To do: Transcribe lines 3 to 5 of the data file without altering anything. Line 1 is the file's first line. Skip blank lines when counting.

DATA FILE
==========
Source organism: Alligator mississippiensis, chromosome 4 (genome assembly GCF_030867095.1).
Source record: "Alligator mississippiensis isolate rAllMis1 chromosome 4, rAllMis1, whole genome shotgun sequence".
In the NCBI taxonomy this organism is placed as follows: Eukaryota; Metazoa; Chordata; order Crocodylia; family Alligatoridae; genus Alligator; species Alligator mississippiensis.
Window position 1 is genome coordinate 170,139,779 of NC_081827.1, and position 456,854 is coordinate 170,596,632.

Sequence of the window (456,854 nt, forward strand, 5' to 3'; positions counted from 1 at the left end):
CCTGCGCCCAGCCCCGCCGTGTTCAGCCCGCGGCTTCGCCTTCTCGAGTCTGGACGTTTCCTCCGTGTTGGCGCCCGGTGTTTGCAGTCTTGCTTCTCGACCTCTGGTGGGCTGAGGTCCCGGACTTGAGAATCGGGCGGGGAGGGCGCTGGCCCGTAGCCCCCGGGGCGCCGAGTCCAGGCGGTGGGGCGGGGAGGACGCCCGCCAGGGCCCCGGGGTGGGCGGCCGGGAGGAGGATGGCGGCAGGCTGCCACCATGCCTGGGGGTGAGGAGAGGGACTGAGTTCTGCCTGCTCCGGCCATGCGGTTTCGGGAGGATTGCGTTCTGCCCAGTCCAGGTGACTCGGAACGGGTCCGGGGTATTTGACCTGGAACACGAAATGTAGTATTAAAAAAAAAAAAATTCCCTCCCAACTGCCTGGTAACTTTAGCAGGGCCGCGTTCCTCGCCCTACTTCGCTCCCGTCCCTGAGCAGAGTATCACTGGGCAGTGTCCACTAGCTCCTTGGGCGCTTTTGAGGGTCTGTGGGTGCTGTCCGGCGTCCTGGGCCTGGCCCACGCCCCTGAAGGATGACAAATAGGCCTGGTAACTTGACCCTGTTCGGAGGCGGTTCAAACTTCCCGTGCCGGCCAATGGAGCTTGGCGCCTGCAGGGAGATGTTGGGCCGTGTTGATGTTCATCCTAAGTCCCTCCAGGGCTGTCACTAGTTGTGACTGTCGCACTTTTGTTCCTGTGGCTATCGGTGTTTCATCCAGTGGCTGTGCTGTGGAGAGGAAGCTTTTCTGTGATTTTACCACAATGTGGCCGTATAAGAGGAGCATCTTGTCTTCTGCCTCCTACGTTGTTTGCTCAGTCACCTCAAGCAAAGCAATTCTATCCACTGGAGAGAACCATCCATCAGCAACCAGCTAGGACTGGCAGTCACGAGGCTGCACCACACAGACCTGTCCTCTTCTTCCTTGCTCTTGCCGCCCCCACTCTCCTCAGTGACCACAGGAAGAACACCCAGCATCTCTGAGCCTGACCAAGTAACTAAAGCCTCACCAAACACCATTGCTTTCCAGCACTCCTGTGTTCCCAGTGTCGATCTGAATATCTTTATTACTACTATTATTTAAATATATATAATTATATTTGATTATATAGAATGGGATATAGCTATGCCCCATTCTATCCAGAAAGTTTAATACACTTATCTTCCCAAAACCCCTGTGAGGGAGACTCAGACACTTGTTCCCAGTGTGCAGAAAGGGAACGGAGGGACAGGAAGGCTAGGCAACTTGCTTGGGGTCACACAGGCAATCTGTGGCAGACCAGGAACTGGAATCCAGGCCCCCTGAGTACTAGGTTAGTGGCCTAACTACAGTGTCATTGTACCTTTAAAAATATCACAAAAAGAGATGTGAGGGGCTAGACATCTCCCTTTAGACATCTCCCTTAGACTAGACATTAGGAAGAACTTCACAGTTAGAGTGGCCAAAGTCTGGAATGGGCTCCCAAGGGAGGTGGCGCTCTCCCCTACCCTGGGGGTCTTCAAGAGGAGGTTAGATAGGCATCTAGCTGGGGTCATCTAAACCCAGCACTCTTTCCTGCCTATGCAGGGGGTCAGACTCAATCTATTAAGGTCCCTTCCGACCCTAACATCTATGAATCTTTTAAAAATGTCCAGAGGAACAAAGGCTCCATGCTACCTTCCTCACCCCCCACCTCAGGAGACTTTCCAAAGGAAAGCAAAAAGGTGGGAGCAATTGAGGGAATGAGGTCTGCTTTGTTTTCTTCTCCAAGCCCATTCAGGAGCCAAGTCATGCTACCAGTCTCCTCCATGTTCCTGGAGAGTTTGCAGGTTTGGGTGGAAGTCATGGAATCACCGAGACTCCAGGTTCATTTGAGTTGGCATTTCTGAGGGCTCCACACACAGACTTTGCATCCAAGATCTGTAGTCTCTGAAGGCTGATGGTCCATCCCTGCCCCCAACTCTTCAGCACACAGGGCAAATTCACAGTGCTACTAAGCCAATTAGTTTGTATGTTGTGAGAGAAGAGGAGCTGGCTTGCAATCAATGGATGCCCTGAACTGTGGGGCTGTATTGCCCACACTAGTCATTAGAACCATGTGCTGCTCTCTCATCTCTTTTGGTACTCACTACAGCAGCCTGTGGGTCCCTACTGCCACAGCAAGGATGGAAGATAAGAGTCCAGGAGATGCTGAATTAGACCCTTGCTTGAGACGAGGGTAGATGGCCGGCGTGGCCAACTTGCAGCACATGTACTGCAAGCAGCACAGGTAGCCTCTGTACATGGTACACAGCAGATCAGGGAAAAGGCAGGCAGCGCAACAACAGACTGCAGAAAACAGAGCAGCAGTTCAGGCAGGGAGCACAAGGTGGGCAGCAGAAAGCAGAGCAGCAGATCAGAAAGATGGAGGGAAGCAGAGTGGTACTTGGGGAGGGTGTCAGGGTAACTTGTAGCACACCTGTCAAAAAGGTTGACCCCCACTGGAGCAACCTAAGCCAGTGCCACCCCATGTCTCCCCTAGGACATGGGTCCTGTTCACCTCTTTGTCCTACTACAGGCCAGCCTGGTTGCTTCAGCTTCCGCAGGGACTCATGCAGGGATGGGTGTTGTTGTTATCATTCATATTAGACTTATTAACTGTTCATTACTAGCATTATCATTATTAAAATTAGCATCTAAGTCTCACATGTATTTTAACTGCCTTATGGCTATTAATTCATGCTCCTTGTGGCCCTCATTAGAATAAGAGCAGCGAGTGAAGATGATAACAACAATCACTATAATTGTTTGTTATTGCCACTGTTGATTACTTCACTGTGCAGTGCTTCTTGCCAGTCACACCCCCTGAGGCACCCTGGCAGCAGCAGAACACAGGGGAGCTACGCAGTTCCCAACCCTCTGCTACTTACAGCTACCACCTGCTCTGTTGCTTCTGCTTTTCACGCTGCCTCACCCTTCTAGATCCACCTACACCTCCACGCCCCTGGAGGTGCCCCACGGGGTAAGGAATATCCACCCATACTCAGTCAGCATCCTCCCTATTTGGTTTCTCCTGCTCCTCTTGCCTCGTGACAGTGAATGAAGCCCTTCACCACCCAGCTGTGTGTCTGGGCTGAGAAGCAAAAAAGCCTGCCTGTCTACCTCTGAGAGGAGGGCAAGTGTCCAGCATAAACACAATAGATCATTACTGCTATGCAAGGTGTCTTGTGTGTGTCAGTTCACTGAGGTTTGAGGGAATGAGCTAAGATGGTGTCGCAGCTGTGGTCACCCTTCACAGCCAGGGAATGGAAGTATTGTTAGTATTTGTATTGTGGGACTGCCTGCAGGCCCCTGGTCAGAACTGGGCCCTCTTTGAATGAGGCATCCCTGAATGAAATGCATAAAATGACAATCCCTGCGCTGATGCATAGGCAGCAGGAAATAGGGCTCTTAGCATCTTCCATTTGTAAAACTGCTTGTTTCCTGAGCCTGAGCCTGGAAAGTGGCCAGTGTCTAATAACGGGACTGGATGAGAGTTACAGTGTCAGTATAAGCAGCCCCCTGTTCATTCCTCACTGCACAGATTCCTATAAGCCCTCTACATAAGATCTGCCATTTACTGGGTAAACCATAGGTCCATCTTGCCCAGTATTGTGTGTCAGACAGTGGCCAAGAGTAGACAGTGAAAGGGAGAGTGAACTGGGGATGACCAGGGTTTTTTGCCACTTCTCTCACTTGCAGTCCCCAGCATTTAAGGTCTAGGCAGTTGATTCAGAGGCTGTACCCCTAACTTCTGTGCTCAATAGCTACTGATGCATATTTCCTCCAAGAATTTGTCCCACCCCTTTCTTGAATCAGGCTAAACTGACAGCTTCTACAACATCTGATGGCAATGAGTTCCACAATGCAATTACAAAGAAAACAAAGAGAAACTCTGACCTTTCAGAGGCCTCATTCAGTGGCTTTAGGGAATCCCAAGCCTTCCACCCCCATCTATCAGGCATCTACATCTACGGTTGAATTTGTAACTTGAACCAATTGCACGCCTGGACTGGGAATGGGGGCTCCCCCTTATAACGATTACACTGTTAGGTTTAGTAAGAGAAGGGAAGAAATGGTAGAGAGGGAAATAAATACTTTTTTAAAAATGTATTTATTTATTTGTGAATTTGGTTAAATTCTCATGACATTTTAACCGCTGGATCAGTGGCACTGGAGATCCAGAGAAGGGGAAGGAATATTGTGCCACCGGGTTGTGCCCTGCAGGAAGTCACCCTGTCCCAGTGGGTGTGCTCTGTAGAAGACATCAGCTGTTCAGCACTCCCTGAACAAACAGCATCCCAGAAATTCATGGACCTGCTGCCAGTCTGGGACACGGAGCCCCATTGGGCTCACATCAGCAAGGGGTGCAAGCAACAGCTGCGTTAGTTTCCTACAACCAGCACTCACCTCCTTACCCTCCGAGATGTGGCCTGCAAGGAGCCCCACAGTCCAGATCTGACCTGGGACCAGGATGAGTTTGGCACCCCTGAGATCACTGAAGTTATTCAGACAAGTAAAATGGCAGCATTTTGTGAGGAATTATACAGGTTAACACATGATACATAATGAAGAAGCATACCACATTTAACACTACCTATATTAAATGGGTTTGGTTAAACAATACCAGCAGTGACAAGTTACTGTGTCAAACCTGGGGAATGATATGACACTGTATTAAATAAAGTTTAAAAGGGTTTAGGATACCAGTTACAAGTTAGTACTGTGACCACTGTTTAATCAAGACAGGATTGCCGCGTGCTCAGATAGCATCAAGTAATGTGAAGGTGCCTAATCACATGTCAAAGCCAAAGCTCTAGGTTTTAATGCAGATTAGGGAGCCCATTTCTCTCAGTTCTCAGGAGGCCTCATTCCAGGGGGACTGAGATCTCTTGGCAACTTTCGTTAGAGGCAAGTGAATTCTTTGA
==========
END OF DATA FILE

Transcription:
In the NCBI taxonomy this organism is placed as follows: Eukaryota; Metazoa; Chordata; order Crocodylia; family Alligatoridae; genus Alligator; species Alligator mississippiensis.
Window position 1 is genome coordinate 170,139,779 of NC_081827.1, and position 456,854 is coordinate 170,596,632.

Sequence of the window (456,854 nt, forward strand, 5' to 3'; positions counted from 1 at the left end):